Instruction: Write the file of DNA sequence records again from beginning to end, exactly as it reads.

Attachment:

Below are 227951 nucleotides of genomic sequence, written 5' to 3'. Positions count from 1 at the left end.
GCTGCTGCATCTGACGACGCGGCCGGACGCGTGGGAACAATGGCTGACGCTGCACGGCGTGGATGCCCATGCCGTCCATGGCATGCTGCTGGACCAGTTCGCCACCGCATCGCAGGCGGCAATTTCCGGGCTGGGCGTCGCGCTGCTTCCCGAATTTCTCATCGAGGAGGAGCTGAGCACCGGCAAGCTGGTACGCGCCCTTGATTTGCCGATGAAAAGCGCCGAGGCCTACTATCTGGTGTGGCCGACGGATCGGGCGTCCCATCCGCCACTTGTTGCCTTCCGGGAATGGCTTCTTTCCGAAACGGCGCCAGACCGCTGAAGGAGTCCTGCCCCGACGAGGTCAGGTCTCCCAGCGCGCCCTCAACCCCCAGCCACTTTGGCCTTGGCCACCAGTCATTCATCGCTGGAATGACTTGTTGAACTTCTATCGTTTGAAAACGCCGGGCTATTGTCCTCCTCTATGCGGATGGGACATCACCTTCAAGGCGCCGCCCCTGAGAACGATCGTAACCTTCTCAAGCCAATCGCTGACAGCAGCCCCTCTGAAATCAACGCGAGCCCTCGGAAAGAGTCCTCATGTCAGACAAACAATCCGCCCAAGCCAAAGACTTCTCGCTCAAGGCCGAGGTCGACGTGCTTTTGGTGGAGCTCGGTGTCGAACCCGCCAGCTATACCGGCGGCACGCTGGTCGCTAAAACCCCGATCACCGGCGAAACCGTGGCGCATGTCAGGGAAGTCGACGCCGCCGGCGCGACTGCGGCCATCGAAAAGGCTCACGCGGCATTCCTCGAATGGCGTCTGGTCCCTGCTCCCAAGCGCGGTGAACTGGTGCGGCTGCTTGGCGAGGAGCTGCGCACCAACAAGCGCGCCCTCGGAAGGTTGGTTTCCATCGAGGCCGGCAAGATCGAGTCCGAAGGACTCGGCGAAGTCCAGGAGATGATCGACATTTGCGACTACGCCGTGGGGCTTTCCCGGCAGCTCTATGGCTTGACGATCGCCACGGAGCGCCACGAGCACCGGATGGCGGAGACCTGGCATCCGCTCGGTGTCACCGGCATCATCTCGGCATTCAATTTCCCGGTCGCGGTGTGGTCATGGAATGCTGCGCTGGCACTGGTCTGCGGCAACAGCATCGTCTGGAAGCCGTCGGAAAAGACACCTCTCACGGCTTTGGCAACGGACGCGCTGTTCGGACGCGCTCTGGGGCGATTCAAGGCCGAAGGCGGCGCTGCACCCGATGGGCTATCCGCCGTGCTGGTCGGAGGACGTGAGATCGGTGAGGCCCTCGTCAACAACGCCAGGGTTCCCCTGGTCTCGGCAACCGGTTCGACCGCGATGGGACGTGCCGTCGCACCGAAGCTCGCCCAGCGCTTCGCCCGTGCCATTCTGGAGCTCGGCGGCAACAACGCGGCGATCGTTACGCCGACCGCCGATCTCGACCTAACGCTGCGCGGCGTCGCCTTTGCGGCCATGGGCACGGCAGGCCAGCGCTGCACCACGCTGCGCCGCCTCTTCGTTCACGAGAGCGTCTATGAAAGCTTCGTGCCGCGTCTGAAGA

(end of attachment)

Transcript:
Below are 227951 nucleotides of genomic sequence, written 5' to 3'. Positions count from 1 at the left end.
GCTGCTGCATCTGACGACGCGGCCGGACGCGTGGGAACAATGGCTGACGCTGCACGGCGTGGATGCCCATGCCGTCCATGGCATGCTGCTGGACCAGTTCGCCACCGCATCGCAGGCGGCAATTTCCGGGCTGGGCGTCGCGCTGCTTCCCGAATTTCTCATCGAGGAGGAGCTGAGCACCGGCAAGCTGGTACGCGCCCTTGATTTGCCGATGAAAAGCGCCGAGGCCTACTATCTGGTGTGGCCGACGGATCGGGCGTCCCATCCGCCACTTGTTGCCTTCCGGGAATGGCTTCTTTCCGAAACGGCGCCAGACCGCTGAAGGAGTCCTGCCCCGACGAGGTCAGGTCTCCCAGCGCGCCCTCAACCCCCAGCCACTTTGGCCTTGGCCACCAGTCATTCATCGCTGGAATGACTTGTTGAACTTCTATCGTTTGAAAACGCCGGGCTATTGTCCTCCTCTATGCGGATGGGACATCACCTTCAAGGCGCCGCCCCTGAGAACGATCGTAACCTTCTCAAGCCAATCGCTGACAGCAGCCCCTCTGAAATCAACGCGAGCCCTCGGAAAGAGTCCTCATGTCAGACAAACAATCCGCCCAAGCCAAAGACTTCTCGCTCAAGGCCGAGGTCGACGTGCTTTTGGTGGAGCTCGGTGTCGAACCCGCCAGCTATACCGGCGGCACGCTGGTCGCTAAAACCCCGATCACCGGCGAAACCGTGGCGCATGTCAGGGAAGTCGACGCCGCCGGCGCGACTGCGGCCATCGAAAAGGCTCACGCGGCATTCCTCGAATGGCGTCTGGTCCCTGCTCCCAAGCGCGGTGAACTGGTGCGGCTGCTTGGCGAGGAGCTGCGCACCAACAAGCGCGCCCTCGGAAGGTTGGTTTCCATCGAGGCCGGCAAGATCGAGTCCGAAGGACTCGGCGAAGTCCAGGAGATGATCGACATTTGCGACTACGCCGTGGGGCTTTCCCGGCAGCTCTATGGCTTGACGATCGCCACGGAGCGCCACGAGCACCGGATGGCGGAGACCTGGCATCCGCTCGGTGTCACCGGCATCATCTCGGCATTCAATTTCCCGGTCGCGGTGTGGTCATGGAATGCTGCGCTGGCACTGGTCTGCGGCAACAGCATCGTCTGGAAGCCGTCGGAAAAGACACCTCTCACGGCTTTGGCAACGGACGCGCTGTTCGGACGCGCTCTGGGGCGATTCAAGGCCGAAGGCGGCGCTGCACCCGATGGGCTATCCGCCGTGCTGGTCGGAGGACGTGAGATCGGTGAGGCCCTCGTCAACAACGCCAGGGTTCCCCTGGTCTCGGCAACCGGTTCGACCGCGATGGGACGTGCCGTCGCACCGAAGCTCGCCCAGCGCTTCGCCCGTGCCATTCTGGAGCTCGGCGGCAACAACGCGGCGATCGTTACGCCGACCGCCGATCTCGACCTAACGCTGCGCGGCGTCGCCTTTGCGGCCATGGGCACGGCAGGCCAGCGCTGCACCACGCTGCGCCGCCTCTTCGTTCACGAGAGCGTCTATGAAAGCTTCGTGCCGCGTCTGAAGA